This weekend is turning out to be one of the coldest periods of the season for the southern and central Appalachians. On top of the cold, several snow events are also bearing down on the region, creating a winter wonderland for outdoor activities. With cold and snow, though, comes the constant threat of high-elevation winter hiking: hypothermia. What should you know before you try to hit the trail? We’ve got some tips and pointers* about winter hiking…along with a little science to boot:
Why do we get cold to begin with? Answering this question on the surface is easy: you never actually “get” cold. Instead, getting cold is all about the transfer of heat, namely from your body (which in winter is far warmer than the air) to the outside environment. In other words, getting cold is more about what you lose than what you gain.
In general, the body loses heat in four ways: radiation, evaporation, convection, and conduction. Radiation occurs when heat generated by your body is lost to the surrounding atmosphere. This makes up just over half of the heat loss experienced under normal conditions, but the other mechanisms listed above can play key roles, too, especially under certain scenarios. Convection, for example, occurs when heat is carried away by air or water flowing across the skin (think of a stiff breeze in cold air), while evaporation can promote heat loss when a liquid such as sweat or water changes to vapor form. The wetter you become (and the quicker evaporation occurs), the more heat you’ll end up losing. Lastly, conduction – the transfer of heat between objects in direct contact – typically isn’t too much of a factor in cold air but can become a much bigger issue when your body is in direct contact with cool water or the cold ground.
Since humans generate their own body heat to maintain a relatively constant internal temperature, our bodies can typically use our metabolism to keep up with heat lost through the above mechanisms. Problems such as hypothermia, however, begin when heat is lost through one or a combination of these mechanisms at a rate to where our body can’t keep up. For example, combine heat lost in the cold backcountry air through radiation with enhanced evaporation from wet or sweaty skin – all coupled with a stiff, high-elevation wind aiding in convection – and you’ve got a recipe for disaster. Without help and with enough heat loss, your body’s metabolism simply can’t keep up.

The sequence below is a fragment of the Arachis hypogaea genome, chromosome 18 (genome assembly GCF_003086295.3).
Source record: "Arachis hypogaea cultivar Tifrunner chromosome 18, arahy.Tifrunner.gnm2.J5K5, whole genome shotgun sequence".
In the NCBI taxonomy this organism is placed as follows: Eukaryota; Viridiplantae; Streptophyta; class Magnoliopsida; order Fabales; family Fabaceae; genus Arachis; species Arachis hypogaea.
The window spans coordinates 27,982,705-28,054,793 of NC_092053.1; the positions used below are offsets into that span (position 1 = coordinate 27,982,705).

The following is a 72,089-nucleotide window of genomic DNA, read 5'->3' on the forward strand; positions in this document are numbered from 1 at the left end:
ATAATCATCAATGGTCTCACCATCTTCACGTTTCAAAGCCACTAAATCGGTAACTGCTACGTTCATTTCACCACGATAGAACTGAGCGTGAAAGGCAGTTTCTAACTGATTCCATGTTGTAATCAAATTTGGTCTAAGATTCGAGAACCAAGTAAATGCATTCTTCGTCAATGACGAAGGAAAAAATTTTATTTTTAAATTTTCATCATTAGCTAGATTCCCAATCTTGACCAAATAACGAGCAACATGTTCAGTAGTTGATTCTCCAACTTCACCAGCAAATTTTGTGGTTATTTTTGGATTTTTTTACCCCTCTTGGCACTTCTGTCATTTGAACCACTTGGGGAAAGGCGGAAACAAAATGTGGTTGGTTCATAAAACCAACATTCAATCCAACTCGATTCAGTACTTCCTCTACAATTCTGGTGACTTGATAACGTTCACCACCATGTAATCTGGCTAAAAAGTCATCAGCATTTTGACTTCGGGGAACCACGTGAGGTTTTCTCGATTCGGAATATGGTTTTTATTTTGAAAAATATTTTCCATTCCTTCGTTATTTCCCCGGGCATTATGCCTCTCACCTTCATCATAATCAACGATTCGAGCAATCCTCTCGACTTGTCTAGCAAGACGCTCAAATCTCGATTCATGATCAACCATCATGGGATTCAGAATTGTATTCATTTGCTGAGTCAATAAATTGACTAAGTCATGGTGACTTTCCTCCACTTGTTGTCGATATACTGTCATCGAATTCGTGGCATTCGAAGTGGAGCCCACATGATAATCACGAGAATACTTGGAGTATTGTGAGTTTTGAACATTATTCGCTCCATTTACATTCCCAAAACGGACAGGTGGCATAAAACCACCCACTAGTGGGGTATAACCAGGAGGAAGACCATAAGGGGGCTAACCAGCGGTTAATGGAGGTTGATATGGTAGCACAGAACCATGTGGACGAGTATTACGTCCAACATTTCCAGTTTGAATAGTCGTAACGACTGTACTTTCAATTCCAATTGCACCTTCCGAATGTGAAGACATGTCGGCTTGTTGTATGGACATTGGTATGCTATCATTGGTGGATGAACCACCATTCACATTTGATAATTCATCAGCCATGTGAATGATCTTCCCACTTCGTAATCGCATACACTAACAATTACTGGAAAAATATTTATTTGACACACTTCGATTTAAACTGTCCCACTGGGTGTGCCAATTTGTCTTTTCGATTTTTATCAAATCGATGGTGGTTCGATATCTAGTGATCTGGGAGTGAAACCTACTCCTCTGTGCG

So, what can I do to prevent getting too cold in the backcountry? That’s where cold-weather clothing comes in. While no piece of clothing can absolutely prevent heat loss in the cold, much of today’s outdoor gear is based around limiting one or more of the above causes of heat loss. Thick, heavy coats, for example, trap some heat that would otherwise escape through radiation and also shield against convective heat loss from the wind. “Moisture-wicking” synthetic fabrics aid in a different way, eliminating moisture from sweat, precipitation, or other sources that would otherwise enhance evaporative cooling or conduct heat away from your body through wet fabric stuck to your skin.
It’s the use of layers, though, that really does the best job of keeping you warm in the cold. Rather than relying on one single layer like a thick winter coat to keep you warm, it’s often best to go with multiple, smaller layers that each serves its own purpose at limiting one of the heat loss mechanisms mentioned above. Most hikers typically follow the below rules of thumb for layering in the cold: